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All IPCC definitions taken from Climate Change 2007: The Physical Science Basis. Working Group I Contribution to the Fourth Assessment Report of the Intergovernmental Panel on Climate Change, Annex I, Glossary, pp. 941-954. Cambridge University Press.

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Climate Hustle

2018 SkS Weekly Climate Change & Global Warming Digest #37

Posted on 16 September 2018 by John Hartz

Story of the Week... Opinion of the Week... Toon of the Week... Quote of the Week... Photo of the Week... Video of the Week... Coming Soon on SkS... Poster of the Week... SkS Week in Review...

Story of the Week...

California Had Its Own Climate Summit. Now What?

Protestors at Global Climate Action Summit San Francisco Sep 2018 

Protesters at the Global Climate Action Summit this week in San Francisco. Credit Marian Carrasquero for The New York Times

For years, presidents and prime ministers have been the public face of the fight against climate change, gathering at United Nations summit meetings and pressuring each other to reduce emissions.

The results have often been lackluster.

climate conference in California this week tried something different. The meeting, organized by the state’s governor, Jerry Brown, had far fewer national leaders present. Instead, an array of governors, mayors and business executives from around the globe met to promote their successes in cutting greenhouse gas emissions locally and to encourage one another to do more.

A key premise of the conference was that if a handful of leading-edge states, cities and businesses can demonstrate that it’s feasible — and even lucrative — to go green in their own backyards, they might inspire others to follow suit. That, in turn, could make it easier for national leaders to act more forcefully.

“If a researcher does an experiment, and you find out they’ve got a medicine that works, it spreads,” Governor Brown said.

California Had Its Own Climate Summit. Now What? by Brad Plumer, Climate, New York Times, Sep 15, 2018 


Opinion of the Week...

Climate change wrought this freak of nature 

Hurricane Florence is one of many signs of climate change, and those who deny it are complicit in the destruction, meteorologist Eric Holthaus says.  

More than a million people are fleeing the Carolina coast ahead of Hurricane Florence’s impending landfall. When they return, the region they call home will likely be forever changed.

Hurricane Florence is an almost impossibly rare threat. A storm this powerful is exceedingly rare this far north on the East Coast. Never before has a hurricane threatened the East Coast with nearly four feet of rainfall. In just two cases since our records began in 1851 — Hazel in 1954 and Hugo in 1989 — has a Carolina hurricane provoked an 18-foot rise in the ocean tide.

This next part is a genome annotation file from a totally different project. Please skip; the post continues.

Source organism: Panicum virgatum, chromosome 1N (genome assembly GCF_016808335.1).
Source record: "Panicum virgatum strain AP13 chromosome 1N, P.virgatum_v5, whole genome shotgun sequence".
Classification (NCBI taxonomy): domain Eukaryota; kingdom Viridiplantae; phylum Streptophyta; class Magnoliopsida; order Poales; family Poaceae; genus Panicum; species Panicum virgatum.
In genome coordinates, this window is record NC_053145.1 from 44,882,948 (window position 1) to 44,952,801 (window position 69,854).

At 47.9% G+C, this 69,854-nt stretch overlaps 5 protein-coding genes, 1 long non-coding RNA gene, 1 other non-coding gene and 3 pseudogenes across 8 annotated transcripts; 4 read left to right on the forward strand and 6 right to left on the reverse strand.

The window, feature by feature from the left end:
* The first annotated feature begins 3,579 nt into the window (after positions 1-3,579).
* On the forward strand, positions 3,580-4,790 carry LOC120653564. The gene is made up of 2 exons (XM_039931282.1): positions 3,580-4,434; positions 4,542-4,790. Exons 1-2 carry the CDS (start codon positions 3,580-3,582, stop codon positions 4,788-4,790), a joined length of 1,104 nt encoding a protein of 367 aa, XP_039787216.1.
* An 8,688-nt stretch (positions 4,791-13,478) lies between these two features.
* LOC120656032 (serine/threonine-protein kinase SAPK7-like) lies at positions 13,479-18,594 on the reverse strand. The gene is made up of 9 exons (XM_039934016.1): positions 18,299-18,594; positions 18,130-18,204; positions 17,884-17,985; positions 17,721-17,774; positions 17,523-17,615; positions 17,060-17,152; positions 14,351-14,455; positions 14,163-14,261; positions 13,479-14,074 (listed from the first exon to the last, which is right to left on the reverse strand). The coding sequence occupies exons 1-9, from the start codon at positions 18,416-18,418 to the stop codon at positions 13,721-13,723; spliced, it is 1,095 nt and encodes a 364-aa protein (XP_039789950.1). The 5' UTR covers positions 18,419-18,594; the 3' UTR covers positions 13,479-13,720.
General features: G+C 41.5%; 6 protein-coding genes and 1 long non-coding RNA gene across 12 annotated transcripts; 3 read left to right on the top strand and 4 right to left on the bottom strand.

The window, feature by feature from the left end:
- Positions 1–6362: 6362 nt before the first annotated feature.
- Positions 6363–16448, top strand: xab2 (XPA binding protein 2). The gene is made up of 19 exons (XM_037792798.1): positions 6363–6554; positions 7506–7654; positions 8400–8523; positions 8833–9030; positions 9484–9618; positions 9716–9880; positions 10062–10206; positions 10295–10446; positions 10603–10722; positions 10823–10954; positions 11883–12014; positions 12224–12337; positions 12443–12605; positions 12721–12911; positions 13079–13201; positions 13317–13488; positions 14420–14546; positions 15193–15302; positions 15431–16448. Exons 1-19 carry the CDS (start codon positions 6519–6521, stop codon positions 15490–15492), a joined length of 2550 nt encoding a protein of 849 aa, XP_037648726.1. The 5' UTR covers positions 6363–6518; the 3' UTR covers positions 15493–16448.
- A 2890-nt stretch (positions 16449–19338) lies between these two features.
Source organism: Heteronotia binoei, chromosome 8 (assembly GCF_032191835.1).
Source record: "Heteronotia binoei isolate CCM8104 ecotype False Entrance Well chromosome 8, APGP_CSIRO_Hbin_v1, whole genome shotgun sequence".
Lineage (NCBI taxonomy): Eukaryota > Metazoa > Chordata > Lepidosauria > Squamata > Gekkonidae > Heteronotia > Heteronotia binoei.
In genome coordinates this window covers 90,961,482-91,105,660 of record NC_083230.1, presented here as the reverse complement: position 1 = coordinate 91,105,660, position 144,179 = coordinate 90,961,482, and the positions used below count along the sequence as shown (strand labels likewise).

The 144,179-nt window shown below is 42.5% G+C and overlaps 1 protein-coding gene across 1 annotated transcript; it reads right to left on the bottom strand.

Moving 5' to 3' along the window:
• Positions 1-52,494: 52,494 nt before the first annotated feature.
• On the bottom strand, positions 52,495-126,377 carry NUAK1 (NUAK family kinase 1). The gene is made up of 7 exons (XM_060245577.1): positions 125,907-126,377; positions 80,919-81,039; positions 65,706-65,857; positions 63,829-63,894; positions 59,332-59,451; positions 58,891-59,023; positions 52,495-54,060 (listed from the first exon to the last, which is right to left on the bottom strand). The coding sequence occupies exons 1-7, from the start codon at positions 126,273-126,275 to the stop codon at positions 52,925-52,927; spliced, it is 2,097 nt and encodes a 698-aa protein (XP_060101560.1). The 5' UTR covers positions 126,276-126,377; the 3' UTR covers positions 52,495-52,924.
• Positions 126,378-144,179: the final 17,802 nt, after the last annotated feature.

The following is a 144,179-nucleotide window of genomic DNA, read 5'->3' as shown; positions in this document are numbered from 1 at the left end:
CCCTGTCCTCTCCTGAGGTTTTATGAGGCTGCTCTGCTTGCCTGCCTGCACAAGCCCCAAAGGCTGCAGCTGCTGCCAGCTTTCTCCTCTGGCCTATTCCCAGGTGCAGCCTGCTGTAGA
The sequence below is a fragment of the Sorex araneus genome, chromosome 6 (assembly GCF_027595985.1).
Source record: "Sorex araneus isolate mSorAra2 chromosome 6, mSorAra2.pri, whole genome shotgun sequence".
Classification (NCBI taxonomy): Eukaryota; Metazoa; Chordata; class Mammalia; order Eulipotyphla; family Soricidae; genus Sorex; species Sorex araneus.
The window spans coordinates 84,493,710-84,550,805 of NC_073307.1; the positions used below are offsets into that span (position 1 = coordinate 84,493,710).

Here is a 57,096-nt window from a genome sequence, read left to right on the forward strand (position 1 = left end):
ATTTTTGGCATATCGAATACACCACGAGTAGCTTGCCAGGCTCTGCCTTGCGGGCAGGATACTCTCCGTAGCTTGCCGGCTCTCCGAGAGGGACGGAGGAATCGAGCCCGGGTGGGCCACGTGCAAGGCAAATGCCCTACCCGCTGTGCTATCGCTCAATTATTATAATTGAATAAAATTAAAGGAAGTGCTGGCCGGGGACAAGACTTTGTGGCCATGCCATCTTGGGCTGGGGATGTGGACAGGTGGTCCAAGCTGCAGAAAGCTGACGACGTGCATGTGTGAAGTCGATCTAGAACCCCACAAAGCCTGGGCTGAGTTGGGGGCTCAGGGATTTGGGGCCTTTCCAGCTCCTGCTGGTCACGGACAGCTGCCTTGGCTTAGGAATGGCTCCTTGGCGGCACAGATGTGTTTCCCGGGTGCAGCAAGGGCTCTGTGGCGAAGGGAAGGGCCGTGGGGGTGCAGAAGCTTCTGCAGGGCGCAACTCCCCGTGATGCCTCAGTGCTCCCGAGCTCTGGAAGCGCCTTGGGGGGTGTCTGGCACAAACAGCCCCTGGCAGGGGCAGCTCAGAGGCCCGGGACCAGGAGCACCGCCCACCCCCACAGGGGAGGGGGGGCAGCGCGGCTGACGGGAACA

In my two decades as a meteorologist, I can’t recall a single storm that threatened new all-time records in all three of these, simultaneously, anywhere in the world. Despite what some of my more hesitant colleagues might say, you can connect individual weather events to climate change in this day and age. Quite simply, Hurricane Florence is a storm made worse by climate change. 

Climate change wrought this freak of nature, Opinion by Eric Holthaus, Washington Post, Sep 12, 2018


Toon of the Week...

 

Hat tip to Stop Climate Science Denial 


Quote of the Week

Even Democrats this year rarely advertised on climate, running campaigns dominated instead by more immediate concerns about health care, immigration and jobs.

“It’s too remote. It’s not today. It’s not conflict,” California Gov. Jerry Brown, one of the nation’s leading advocates of efforts to reduce greenhouse gas emissions, said in an interview. “So that’s where we are, and climate change is not jobs, not taxes, it’s not violent crime. It’s not sex. And it’s not immigration.”

Still, Brown added, “The fact that politicians don’t take out ads on climate change says more about the state of the political imagination than about the state of the world. And the state of the world is — I say it with absolute confidence — we are headed to perdition if we don’t pull back. And we don’t have that many years left.”

Democrats struggle to make voters care about climate change by David Siders, Energy & Environment, Politico, Sep 14, 2018


Photo of the Week...

Hurricane Florence and Super Typhoon Mangkhut 

Hurricane Florence and Super Typhoon Mangkhut  Photo: NOAA/himawari8

'Massive damage': monster storms to slam into east coasts of US, China by Peter Hannam, Environment, Sydney Morning Herald, Sep 12, 2018


SkS Spotlights...

Earth Documentary Resistance

https://www.earthdocumentaryresistance.org/

Radio Ecoshock

https://www.ecoshock.org/ 


Video of the Week...

PBS NewsHour: How Climate Loads the Hurricane Dice

PBS NewsHour: How Climate Loads the Hurricane Dice, Climate Denial Crock of the Week with Peter Sinclair, Sep 15, 2018


Coming Soon on SkS...

  • California plans to show the world how to meet the Paris climate target (Dana)
  • How Arctic lakes accelerate permafrost carbon losses (Carbon Brief)
  • Global warming's paper trail (Ben Franta)
  • Guest Post (John Abraham)
  • New research this week (Ari)
  • 2018 SkS Weekly Climate Change & Global Warming News Roundup #38 (John Hartz)
  • 2018 SkS Weekly Climate Change & Global Warming Digest #38 (John Hartz)

Poster of the Week...

2018 Poster 37 


SkS Week in Review... 

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